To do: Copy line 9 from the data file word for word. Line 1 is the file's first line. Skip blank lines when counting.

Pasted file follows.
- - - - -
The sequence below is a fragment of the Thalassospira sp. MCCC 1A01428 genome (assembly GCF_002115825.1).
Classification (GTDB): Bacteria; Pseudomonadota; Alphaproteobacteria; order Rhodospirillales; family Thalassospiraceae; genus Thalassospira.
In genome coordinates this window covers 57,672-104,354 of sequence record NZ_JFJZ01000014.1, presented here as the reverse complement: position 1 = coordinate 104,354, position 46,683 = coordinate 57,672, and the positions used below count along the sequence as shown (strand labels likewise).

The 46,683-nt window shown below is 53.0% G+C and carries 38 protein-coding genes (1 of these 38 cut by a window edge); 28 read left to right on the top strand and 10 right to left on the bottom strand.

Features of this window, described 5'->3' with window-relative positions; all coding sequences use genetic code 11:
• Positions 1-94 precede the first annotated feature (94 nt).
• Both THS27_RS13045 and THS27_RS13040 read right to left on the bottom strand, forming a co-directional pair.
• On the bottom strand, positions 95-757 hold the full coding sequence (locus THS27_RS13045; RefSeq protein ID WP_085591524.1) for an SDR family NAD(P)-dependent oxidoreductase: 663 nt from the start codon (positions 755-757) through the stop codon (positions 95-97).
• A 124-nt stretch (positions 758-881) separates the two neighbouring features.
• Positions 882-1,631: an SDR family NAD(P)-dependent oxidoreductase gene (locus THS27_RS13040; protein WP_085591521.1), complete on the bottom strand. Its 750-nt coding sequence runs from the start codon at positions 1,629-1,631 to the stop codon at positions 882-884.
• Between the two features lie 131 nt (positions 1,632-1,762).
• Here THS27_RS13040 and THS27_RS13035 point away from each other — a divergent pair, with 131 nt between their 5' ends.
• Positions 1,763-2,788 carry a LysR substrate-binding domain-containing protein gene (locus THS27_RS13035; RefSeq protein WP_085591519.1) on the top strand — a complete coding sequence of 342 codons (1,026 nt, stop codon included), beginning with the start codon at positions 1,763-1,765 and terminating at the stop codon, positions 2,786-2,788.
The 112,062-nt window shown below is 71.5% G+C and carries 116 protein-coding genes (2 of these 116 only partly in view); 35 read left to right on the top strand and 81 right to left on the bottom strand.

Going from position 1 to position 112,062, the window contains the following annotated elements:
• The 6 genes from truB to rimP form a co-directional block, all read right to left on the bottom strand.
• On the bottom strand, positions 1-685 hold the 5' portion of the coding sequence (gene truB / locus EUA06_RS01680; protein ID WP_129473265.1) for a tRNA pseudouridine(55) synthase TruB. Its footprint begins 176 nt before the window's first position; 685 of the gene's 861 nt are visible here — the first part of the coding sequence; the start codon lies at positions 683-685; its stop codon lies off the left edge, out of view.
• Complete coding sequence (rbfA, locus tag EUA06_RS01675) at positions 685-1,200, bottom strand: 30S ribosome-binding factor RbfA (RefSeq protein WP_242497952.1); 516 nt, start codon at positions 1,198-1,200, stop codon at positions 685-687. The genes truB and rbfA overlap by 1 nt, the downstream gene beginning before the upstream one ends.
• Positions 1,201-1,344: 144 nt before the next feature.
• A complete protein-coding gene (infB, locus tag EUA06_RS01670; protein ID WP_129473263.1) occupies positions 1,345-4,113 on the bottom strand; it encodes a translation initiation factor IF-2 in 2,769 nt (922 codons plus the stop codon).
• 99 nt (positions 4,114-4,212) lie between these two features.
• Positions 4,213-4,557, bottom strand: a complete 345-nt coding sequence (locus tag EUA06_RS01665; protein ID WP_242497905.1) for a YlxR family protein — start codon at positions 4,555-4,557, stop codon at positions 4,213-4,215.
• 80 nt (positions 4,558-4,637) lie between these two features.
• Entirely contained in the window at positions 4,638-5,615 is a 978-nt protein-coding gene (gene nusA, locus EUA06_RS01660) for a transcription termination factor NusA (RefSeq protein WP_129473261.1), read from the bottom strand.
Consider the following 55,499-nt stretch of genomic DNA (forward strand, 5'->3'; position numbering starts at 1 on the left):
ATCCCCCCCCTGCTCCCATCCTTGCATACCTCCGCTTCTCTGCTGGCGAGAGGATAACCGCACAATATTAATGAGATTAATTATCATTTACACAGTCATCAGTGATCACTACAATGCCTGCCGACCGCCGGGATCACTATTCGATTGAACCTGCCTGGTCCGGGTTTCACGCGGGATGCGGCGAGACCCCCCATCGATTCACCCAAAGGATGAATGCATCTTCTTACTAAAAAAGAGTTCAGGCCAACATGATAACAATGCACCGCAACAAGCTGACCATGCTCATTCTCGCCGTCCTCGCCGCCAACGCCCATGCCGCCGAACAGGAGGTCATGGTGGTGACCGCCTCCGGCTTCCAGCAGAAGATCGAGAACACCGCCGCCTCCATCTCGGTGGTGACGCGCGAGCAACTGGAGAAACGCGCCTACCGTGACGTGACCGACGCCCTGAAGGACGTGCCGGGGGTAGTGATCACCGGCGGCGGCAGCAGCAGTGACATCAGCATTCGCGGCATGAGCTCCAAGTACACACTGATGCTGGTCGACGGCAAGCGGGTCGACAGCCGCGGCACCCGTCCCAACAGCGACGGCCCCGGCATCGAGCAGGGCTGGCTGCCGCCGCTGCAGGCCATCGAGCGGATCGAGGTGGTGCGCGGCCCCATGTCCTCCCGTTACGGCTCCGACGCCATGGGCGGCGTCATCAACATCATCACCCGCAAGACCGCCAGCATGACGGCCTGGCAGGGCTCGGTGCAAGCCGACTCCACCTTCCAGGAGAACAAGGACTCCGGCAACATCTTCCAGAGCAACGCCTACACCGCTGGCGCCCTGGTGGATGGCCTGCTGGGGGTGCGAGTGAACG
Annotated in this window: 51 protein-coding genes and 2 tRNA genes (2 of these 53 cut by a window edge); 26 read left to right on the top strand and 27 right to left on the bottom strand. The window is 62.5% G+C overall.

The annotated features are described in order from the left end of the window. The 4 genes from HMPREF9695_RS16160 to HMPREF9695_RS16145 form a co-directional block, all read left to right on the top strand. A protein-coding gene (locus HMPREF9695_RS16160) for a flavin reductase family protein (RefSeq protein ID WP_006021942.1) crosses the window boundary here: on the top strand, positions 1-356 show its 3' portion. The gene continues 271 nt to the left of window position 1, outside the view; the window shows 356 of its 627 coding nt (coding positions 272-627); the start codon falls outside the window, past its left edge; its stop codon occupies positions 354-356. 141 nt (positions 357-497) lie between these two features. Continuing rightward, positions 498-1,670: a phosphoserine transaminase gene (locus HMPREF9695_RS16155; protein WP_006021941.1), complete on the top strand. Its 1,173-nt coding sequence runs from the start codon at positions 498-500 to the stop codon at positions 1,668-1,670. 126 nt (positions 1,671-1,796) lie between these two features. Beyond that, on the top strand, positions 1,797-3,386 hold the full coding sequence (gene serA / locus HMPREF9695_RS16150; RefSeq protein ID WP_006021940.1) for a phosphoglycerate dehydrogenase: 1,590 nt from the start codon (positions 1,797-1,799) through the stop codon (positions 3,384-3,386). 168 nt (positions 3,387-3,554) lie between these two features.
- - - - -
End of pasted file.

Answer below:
• A 124-nt stretch (positions 758-881) separates the two neighbouring features.